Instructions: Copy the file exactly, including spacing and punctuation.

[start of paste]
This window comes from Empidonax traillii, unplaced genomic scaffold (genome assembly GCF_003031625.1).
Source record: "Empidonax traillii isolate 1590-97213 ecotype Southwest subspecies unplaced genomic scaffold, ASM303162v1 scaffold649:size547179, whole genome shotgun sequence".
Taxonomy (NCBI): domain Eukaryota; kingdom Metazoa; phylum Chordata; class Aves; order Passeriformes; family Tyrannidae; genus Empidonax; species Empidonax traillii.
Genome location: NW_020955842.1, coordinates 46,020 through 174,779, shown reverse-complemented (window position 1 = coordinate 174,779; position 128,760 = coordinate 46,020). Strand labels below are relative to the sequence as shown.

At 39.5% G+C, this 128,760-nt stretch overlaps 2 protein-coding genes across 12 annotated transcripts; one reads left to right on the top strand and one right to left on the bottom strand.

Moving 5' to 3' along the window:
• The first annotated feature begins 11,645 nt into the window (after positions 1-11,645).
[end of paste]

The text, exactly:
This window comes from Empidonax traillii, unplaced genomic scaffold (genome assembly GCF_003031625.1).
Source record: "Empidonax traillii isolate 1590-97213 ecotype Southwest subspecies unplaced genomic scaffold, ASM303162v1 scaffold649:size547179, whole genome shotgun sequence".
Taxonomy (NCBI): domain Eukaryota; kingdom Metazoa; phylum Chordata; class Aves; order Passeriformes; family Tyrannidae; genus Empidonax; species Empidonax traillii.
Genome location: NW_020955842.1, coordinates 46,020 through 174,779, shown reverse-complemented (window position 1 = coordinate 174,779; position 128,760 = coordinate 46,020). Strand labels below are relative to the sequence as shown.

At 39.5% G+C, this 128,760-nt stretch overlaps 2 protein-coding genes across 12 annotated transcripts; one reads left to right on the top strand and one right to left on the bottom strand.

Moving 5' to 3' along the window:
• The first annotated feature begins 11,645 nt into the window (after positions 1-11,645).